The platypus is a mammal, yet instead of ‘live birth’ it lays eggs, it’s got a bill and webbed feet that looks like a duck, a tail like a beaver and is venomous.
At first glance, the platypus looks like an animal that could be the product of a creative imagination.
Yet, despite its odd appearance, the milk of the platypus was found to contain unique antibacterial properties that could be used to fight superbugs.
New research by a group of scientists at Australia’s national research agency, the Commonwealth Scientific and Industrial Research Organization (CSIRO), and Deakin University say they have found that a special protein found in platypus milk is what provides the antibacterial properties.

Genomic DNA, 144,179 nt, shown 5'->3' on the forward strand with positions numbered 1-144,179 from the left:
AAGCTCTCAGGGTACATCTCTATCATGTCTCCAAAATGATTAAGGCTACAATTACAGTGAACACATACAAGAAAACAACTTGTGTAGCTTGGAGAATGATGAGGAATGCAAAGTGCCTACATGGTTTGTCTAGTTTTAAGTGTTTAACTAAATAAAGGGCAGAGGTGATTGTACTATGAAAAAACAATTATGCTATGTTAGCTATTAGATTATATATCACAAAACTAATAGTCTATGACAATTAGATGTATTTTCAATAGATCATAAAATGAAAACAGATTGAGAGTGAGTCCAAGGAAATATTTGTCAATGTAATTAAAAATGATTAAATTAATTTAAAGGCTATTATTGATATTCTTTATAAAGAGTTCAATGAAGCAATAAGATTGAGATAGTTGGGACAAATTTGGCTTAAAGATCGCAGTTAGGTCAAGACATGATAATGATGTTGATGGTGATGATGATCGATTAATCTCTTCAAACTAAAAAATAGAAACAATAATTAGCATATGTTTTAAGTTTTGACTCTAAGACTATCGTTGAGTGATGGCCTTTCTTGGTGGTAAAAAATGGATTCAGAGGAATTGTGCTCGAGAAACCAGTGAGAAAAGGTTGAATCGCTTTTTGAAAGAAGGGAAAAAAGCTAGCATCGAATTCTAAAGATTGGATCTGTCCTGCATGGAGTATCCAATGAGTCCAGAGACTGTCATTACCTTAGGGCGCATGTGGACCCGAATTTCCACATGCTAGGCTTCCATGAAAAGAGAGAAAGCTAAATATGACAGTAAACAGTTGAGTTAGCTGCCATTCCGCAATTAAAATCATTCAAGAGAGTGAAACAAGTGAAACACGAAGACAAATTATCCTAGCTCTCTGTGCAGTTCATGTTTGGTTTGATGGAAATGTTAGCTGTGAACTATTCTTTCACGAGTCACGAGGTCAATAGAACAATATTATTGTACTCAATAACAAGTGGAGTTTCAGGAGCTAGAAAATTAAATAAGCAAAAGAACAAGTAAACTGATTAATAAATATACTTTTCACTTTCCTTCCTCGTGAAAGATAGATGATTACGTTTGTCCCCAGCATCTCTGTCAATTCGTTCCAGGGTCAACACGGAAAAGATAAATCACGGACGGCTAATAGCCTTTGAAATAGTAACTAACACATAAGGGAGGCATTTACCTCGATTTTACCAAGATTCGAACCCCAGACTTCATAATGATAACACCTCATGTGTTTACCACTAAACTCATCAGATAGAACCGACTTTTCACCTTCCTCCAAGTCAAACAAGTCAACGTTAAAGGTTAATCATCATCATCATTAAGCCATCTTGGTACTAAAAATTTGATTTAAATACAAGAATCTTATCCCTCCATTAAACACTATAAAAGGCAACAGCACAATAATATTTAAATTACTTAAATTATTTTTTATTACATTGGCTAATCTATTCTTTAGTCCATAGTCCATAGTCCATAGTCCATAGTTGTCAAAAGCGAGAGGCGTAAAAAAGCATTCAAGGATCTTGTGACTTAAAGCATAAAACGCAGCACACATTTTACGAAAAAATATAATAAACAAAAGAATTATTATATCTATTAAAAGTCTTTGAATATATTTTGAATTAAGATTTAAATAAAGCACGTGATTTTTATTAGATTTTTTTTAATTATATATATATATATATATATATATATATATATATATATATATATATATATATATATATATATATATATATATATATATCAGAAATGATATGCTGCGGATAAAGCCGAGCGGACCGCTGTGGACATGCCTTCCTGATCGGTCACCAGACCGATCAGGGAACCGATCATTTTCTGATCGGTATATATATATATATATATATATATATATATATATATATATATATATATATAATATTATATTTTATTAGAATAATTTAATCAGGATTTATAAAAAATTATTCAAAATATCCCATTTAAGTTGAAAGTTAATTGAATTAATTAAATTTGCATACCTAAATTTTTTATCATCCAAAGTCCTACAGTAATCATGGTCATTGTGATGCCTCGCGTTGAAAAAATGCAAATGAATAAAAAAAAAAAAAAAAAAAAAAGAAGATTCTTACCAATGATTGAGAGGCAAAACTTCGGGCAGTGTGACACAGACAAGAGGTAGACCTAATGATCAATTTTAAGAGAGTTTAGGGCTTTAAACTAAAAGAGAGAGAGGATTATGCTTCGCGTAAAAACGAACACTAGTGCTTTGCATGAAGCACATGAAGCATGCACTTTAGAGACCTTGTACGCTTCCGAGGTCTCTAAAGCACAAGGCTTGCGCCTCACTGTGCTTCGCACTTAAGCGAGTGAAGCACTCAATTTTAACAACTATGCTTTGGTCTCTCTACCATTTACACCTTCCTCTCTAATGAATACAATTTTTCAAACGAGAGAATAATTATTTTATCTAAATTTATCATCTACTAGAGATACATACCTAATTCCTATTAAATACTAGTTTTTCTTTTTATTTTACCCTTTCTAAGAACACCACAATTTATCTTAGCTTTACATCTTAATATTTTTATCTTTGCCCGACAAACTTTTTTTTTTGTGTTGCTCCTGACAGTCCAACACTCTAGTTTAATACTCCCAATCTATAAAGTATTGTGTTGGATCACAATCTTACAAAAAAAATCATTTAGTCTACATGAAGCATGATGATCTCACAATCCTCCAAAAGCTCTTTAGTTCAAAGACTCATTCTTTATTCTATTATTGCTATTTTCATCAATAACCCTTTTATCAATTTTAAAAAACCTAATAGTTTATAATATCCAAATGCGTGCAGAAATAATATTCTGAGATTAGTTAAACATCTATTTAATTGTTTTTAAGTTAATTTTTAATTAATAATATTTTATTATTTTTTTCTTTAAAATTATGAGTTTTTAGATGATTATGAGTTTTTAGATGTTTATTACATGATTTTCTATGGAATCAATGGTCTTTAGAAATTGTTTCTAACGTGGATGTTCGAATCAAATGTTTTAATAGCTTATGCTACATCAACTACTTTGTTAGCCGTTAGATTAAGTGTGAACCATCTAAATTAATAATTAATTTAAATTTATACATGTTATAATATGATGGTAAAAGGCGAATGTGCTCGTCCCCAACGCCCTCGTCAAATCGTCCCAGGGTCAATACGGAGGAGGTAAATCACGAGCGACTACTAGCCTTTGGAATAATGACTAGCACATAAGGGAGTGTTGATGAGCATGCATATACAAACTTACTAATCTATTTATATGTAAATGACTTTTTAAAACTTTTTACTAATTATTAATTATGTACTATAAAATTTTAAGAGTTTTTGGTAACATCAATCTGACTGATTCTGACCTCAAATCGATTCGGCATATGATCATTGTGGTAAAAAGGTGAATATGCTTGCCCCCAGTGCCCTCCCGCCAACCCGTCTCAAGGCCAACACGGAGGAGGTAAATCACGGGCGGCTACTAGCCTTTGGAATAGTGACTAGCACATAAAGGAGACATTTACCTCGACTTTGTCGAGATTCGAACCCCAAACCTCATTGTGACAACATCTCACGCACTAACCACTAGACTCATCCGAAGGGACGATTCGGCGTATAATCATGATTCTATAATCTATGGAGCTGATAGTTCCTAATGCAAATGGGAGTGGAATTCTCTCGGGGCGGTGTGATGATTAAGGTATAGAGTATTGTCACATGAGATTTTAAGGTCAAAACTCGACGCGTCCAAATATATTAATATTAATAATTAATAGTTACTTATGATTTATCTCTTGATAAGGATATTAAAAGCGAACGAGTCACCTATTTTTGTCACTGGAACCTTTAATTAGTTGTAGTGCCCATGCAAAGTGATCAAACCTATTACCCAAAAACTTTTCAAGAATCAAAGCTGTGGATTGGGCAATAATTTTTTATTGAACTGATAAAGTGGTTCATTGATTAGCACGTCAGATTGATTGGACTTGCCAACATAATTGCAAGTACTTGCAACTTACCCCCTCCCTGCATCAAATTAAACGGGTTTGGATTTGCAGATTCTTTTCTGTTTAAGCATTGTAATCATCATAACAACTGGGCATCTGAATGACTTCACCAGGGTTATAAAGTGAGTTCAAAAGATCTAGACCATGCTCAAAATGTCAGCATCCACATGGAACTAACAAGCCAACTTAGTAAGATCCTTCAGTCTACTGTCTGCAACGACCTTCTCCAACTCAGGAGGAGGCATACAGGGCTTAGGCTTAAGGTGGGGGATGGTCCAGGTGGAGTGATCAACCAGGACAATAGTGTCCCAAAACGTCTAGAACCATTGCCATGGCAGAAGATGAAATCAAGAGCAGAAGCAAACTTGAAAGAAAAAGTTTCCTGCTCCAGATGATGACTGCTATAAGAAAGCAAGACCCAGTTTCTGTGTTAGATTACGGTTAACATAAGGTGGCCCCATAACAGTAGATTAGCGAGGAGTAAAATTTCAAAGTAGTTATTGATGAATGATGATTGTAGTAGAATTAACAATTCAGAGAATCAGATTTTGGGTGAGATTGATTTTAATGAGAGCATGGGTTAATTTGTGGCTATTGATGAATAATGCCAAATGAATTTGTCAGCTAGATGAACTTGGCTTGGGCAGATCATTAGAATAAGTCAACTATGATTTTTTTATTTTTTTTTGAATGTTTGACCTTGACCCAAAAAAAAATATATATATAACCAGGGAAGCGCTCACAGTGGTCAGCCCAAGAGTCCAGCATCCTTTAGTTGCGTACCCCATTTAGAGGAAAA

The scientists were able to isolate the protein by replicating it in a lab.
The World Health Organization says that the rise of antibiotic-resistant infections has become an increasingly serious threat to global public health.
As microbes continue to develop mutations and render previously effective medications useless, scientists must develop new methods of treatment that will fight these so-called superbugs.
The researchers think the platypus milk protein could someday be a key weapon in the global battle against antibiotic resistance.
The researchers have published their findings in the journal Structural Biology Communications.